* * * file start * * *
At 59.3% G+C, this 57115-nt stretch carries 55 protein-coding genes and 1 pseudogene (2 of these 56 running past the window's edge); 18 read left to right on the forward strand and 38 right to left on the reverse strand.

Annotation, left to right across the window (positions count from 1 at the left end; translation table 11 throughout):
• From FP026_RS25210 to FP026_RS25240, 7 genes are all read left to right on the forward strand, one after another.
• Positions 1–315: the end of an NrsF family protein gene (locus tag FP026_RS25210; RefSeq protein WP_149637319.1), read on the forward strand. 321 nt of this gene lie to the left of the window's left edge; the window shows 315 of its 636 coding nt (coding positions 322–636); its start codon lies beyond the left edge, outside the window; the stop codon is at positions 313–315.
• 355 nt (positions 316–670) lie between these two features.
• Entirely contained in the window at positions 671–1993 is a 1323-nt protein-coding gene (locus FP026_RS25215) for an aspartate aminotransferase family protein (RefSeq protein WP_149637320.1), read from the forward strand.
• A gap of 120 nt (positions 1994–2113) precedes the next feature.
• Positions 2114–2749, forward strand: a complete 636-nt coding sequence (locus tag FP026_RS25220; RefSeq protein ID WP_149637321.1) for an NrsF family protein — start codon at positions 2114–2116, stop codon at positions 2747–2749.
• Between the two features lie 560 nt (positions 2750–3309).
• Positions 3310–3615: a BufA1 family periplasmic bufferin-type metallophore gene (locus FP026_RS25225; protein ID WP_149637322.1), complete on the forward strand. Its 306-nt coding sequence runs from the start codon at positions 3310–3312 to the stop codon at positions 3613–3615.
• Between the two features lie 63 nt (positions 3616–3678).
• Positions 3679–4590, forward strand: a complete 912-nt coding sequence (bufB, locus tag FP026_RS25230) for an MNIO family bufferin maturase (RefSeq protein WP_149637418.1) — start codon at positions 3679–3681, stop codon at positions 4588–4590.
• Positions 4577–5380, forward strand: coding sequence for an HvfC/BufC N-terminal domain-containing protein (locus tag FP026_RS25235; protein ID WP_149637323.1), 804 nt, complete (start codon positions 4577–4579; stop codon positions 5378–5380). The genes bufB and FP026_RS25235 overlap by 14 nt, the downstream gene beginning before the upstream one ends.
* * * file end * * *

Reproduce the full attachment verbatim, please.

At 59.3% G+C, this 57115-nt stretch carries 55 protein-coding genes and 1 pseudogene (2 of these 56 running past the window's edge); 18 read left to right on the forward strand and 38 right to left on the reverse strand.

Annotation, left to right across the window (positions count from 1 at the left end; translation table 11 throughout):
• From FP026_RS25210 to FP026_RS25240, 7 genes are all read left to right on the forward strand, one after another.
• Positions 1–315: the end of an NrsF family protein gene (locus tag FP026_RS25210; RefSeq protein WP_149637319.1), read on the forward strand. 321 nt of this gene lie to the left of the window's left edge; the window shows 315 of its 636 coding nt (coding positions 322–636); its start codon lies beyond the left edge, outside the window; the stop codon is at positions 313–315.
• 355 nt (positions 316–670) lie between these two features.
• Entirely contained in the window at positions 671–1993 is a 1323-nt protein-coding gene (locus FP026_RS25215) for an aspartate aminotransferase family protein (RefSeq protein WP_149637320.1), read from the forward strand.
• A gap of 120 nt (positions 1994–2113) precedes the next feature.
• Positions 2114–2749, forward strand: a complete 636-nt coding sequence (locus tag FP026_RS25220; RefSeq protein ID WP_149637321.1) for an NrsF family protein — start codon at positions 2114–2116, stop codon at positions 2747–2749.
• Between the two features lie 560 nt (positions 2750–3309).
• Positions 3310–3615: a BufA1 family periplasmic bufferin-type metallophore gene (locus FP026_RS25225; protein ID WP_149637322.1), complete on the forward strand. Its 306-nt coding sequence runs from the start codon at positions 3310–3312 to the stop codon at positions 3613–3615.
• Between the two features lie 63 nt (positions 3616–3678).
• Positions 3679–4590, forward strand: a complete 912-nt coding sequence (bufB, locus tag FP026_RS25230) for an MNIO family bufferin maturase (RefSeq protein WP_149637418.1) — start codon at positions 3679–3681, stop codon at positions 4588–4590.
• Positions 4577–5380, forward strand: coding sequence for an HvfC/BufC N-terminal domain-containing protein (locus tag FP026_RS25235; protein ID WP_149637323.1), 804 nt, complete (start codon positions 4577–4579; stop codon positions 5378–5380). The genes bufB and FP026_RS25235 overlap by 14 nt, the downstream gene beginning before the upstream one ends.